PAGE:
Northern Ireland

Increased duty on alcohol will ‘cripple’ hospitality businesses

Colin Neill, chief executive of Hospitality Ulster (Brian Lawless/PA)
Colin Neill, chief executive of Hospitality Ulster (Brian Lawless/PA) Colin Neill, chief executive of Hospitality Ulster (Brian Lawless/PA)

Increased duties on alcohol are set to “cripple” hospitality businesses, it has been warned.

The increases to a number of drinks, set out in the Spring Budget, are set to come into force on Tuesday.

Hospitality Ulster said the “biggest single alcohol duty increase in almost 50 years” has been exacerbated by the new way duty on alcohol will be calculated.

The new method will measure the alcohol content in a drink, and some products that previously had a low duty rate will see greater increases.

The Treasury said the historic duty changes mean that the duty paid on drinks on tap in pubs will be up to 11p lower than at the supermarket, and described the changes as designed to help pubs compete on a level playing field with supermarkets.

Colin Neill, chief executive, Hospitality Ulster said businesses are already under pressure in terms of inflation, rates, National Insurance contributions and insurance.

Beer glasses in a pub (Philip Toscano/PA)
Beer glasses in a pub (Philip Toscano/PA) Beer glasses in a pub (Philip Toscano/PA)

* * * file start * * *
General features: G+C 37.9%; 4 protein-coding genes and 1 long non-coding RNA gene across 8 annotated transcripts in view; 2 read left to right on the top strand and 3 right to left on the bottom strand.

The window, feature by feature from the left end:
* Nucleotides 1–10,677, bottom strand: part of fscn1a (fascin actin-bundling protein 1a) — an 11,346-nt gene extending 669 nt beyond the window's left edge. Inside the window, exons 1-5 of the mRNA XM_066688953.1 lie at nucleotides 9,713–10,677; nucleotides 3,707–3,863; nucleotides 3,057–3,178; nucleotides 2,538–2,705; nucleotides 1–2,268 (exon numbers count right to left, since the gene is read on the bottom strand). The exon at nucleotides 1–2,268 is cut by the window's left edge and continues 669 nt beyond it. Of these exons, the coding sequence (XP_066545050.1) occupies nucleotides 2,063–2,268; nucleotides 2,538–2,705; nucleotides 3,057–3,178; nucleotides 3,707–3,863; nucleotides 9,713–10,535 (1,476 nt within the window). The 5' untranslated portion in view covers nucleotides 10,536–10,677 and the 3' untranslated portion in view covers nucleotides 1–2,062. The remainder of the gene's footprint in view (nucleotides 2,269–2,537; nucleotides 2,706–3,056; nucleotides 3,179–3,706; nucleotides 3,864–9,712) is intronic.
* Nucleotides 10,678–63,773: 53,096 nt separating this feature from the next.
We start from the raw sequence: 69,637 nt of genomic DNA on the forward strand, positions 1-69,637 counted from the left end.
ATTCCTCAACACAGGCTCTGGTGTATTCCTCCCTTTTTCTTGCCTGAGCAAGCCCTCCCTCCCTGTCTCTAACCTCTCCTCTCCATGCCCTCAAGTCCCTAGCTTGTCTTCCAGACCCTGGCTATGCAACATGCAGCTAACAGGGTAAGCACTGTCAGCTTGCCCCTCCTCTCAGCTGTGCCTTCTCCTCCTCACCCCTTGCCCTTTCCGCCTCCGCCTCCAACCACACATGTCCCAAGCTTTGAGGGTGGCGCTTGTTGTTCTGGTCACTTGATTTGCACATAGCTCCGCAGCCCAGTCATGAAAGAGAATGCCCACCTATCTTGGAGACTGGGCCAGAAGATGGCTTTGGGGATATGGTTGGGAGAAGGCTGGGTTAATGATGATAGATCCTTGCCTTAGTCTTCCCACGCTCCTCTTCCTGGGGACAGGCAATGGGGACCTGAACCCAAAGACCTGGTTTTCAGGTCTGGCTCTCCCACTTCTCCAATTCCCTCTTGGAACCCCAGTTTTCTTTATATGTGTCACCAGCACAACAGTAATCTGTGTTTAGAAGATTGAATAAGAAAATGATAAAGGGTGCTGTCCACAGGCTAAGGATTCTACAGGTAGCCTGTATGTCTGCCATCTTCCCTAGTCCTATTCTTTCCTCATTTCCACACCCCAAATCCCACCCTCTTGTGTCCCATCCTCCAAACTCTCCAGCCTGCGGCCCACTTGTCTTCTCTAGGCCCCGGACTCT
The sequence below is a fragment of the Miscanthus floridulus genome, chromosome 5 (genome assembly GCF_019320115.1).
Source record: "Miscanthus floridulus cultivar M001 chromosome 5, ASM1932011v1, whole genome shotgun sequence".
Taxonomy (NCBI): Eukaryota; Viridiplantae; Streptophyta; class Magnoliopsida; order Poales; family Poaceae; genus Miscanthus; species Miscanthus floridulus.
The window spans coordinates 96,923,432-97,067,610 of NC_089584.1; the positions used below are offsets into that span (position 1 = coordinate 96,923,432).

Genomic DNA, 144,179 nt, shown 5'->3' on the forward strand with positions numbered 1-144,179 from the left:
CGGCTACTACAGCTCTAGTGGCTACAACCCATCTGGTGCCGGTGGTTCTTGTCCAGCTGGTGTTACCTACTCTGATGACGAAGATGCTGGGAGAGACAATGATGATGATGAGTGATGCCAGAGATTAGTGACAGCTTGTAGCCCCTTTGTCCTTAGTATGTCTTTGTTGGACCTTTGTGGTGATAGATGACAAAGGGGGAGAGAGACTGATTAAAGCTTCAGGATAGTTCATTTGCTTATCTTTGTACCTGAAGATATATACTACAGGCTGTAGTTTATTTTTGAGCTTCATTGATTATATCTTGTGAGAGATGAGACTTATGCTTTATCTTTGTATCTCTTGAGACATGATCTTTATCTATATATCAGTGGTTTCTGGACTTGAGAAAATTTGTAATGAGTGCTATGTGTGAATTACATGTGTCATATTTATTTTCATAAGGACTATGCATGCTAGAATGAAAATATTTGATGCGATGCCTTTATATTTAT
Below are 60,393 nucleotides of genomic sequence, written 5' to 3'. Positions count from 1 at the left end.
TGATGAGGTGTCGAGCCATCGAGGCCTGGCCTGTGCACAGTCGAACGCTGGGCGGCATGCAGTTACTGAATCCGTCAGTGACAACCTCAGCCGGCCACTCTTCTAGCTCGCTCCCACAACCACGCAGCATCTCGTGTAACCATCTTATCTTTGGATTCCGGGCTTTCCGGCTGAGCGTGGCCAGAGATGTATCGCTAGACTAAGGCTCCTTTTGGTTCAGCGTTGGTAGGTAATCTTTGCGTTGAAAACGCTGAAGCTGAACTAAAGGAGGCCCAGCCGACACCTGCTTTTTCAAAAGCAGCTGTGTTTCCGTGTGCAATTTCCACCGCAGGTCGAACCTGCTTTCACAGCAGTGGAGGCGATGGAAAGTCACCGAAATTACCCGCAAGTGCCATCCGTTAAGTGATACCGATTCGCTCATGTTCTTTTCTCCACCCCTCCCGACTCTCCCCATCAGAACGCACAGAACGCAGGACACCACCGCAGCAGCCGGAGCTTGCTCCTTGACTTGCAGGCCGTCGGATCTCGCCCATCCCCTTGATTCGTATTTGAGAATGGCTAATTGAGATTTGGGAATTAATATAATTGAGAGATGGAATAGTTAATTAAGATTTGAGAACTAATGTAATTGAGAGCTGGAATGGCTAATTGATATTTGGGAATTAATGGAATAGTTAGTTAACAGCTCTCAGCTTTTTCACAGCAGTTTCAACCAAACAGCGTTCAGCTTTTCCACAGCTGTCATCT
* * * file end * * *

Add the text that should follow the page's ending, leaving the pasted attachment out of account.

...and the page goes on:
He said they will be forced to raise the prices they charge for alcohol.

“The immediate future remains challenging, and it is vital that we ensure our valued customers understand the price increases are down to the Government – not hospitality businesses,” he said.

“This has left hospitality businesses, who are fighting to break even, no choice but to pass on the significant duty increases to customers.

“This is heaping misery on customers and will damage hospitality businesses at the same time.”

He said taking into account overheads for labour and bills, a publican is likely to be making around 50p on a pint.

“That’s just not sustainable at a time when costs are rising all around us,” he said.

“The hospitality sector is one of the highest taxed and undervalued sectors in the UK, but we will continue to work in partnership with UK Hospitality to press the British Government to recognise the importance of the industry.”